Posted on May 27th, 2015 by Beth Finke
A blind visitor at Spain’s Prado museum. (Ignacio Hernando Rodriguez/Courtesy of Prado Museum)
Yesterday National Public Radio’s Morning Edition show ran a special feature about how Spain’s famous Prado Museum has made 3-D copies of some works in its collection so that people who are blind can feel them.
The Art Institute of Chicago has been doing this for years. They provide 3-D and 2-D representations of some of the most renowned works in their collection, and these “TacTiles” are meant to help people who can’t see interpret the artwork. I got a special one-on-one tour of the Art Institute’s special programs once from Lucas Livingston (Assistant Director of Senior Programs at the Art Institute) and the poor guy had his work cut out for him.
At best, I’m ambivalent about these special programs. I credit museums and theaters and institutions for trying. I really do. And some special accommodations–like the advance tour before plays at Chicago’s Steppenwolf Theatre here in Chicago — have truly enriched my experience.
Me, my Seeing Eye dog Harper and our gracious Steppenwolf hosts Hilary and Malcolm, on stage during the touch tour for Who’s Afraid of Virginia Woolf?
But when it comes to static, visual art, none of the special services I’ve tried have been particularly satisfying or enlightening.
My tour at the Art Institute began with four busts in the Elizabeth Morse Touch gallery, each made of bronze and marble from different time periods and locations so I could compare medium and style. The touch gallery was created with blind people in mind (each bust is labeled in both large type and Braille) but anyone can go in there and touch them. The Art Institute website suggests that through touch, visitors can “discern an artwork’s form, scale, temperature, and texture in ways that sight cannot.”
Hands might be good at judging temperature and texture, but my experience during my Art Institute tour did not convince me that one can discern form and scale any better with the sense of touch than with sight.
From there, Lucas guided my Seeing eye dog and me over to a gallery to take in Renoir’s “Two Sisters”, one of five masterpieces represented by a TacTile — two-dimensional tiles (each one about the size of an iPad) that represent a painting and include a description of the piece in large font print and Braille. It wasn’t until we got to the Medieval to Modern European Art gallery that Lucas remembered, uh-oh, “Two Sisters” was gone!
I can’t remember if Lucas said “Two Sisters”was being cleaned or lent to another museum, but after he got over his initial embarrassment, we both had to laugh. I didn’t need the painting there anyways. I stood where it used to hang and felt the textured tile while Lucas described “Two Sisters” from memory.
We had better luck finding the other paintings represented by TacTiles, but the Two Sisters experience left me wondering. What was the point of going to where the painting was? Maybe to hear what people around you are saying about the art? The day of my tour happened to have been a slow day, though. We were the only ones at each of the paintings I felt my way through.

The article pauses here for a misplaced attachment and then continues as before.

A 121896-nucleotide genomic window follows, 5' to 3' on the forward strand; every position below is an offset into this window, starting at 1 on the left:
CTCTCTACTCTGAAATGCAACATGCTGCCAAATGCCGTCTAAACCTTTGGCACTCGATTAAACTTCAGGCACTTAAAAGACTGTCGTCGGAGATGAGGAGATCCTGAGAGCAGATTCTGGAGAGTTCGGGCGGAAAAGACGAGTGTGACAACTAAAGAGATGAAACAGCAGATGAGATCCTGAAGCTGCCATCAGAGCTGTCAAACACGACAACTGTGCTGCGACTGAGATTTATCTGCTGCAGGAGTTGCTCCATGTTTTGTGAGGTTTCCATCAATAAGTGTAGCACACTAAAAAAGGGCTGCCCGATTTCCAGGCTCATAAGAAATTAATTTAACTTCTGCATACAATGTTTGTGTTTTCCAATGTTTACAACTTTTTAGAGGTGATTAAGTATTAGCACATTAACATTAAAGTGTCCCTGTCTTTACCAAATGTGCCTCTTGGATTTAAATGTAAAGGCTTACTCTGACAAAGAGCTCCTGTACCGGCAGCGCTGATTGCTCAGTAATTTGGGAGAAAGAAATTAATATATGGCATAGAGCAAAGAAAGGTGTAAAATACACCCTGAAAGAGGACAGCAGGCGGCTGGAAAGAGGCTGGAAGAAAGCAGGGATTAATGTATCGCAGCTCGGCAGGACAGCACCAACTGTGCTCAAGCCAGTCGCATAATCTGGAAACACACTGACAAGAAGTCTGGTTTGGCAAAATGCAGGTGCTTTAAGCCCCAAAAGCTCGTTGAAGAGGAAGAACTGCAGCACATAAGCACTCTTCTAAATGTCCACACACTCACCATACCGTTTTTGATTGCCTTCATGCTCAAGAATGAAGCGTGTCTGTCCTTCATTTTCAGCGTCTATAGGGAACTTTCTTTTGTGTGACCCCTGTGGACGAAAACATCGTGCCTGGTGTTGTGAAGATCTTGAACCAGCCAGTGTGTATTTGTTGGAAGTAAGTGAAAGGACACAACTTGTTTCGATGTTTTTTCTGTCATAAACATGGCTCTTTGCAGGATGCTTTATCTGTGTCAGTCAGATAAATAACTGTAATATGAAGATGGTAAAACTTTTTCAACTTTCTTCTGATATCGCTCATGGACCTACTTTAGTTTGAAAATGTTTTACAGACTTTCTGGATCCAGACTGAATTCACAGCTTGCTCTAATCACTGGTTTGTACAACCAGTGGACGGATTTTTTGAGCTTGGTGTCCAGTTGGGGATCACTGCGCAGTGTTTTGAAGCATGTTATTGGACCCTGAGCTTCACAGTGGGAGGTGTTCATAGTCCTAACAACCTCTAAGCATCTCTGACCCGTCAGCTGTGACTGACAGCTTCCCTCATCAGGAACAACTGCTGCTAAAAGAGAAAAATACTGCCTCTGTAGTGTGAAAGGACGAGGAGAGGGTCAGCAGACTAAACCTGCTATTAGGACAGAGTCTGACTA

Lucas told me that with 3D printing more accessible now, the Art Institute might create 3D printed pieces in addition to the TacTiles. They already have 3D replicas of some of the sculpture in the museum, and when we got to a statue of Buddha, Lucas placed a 3D replica in my hand. “What’s the antenna coming out of the top of his head?” I asked. It was a flame. At another Asian exhibit, everything was behind glass. Lucas placed a small bronze container in my hand, I guessed it was a cup, but it was a bell. “One of our interns here made it,” Lucas said, explaining that the intern worked in bronze and had cast a replica of an antique bell that was behind the glass we were standing in front of.
Adapting visual artwork for the blind, curating special tactile art exhibits, creating 3-D renditions of popular pieces of art. Good people have gone to such great lengths to help visually impaired people enjoy the art, that it can leave me feeling guilty when I don’t. For me, the simple truth is that the sense of touch is nothing like the sense of sight. Touch is too particular. Whether it be a bust I can touch, a TacTile, or a 3-D rendition, I can only touch one tiny bit of the artwork at a time. It’s just not the same as when I could glance at a piece of art. My interpretation is limited to a part of the piece that’s just one fingertip wide.
I lost my sight in my 20s, and one thing that helped me adjust was figuring out what I could still enjoy (I can’t ride my bike anymore, but I still ride a tandem; I don’t enjoy movies much now, but I can go to live theater, where the emphasis is more on dialogue than special effects) and things I shouldn’t bother with (I can’t see art, so I don’t go to art museums). The Art Institute of Chicago offers audio art guides for free for visitors who are blind or with low vision and their escorts, but the idea of paying to get into a museum so I can walk around listening to a monologue isn’t appealing to me.
I don’t speak for all blind people–and because I used to be able to see, my experience is probably substantially different than someone who has been without sight their entire lifetime. I can imagine the experience of helping someone who has never been able to see to conceptualize. Or maybe if someone has a visual impairment but can still see a little bit, the “tactile” will help complete the picture for them. But not for me.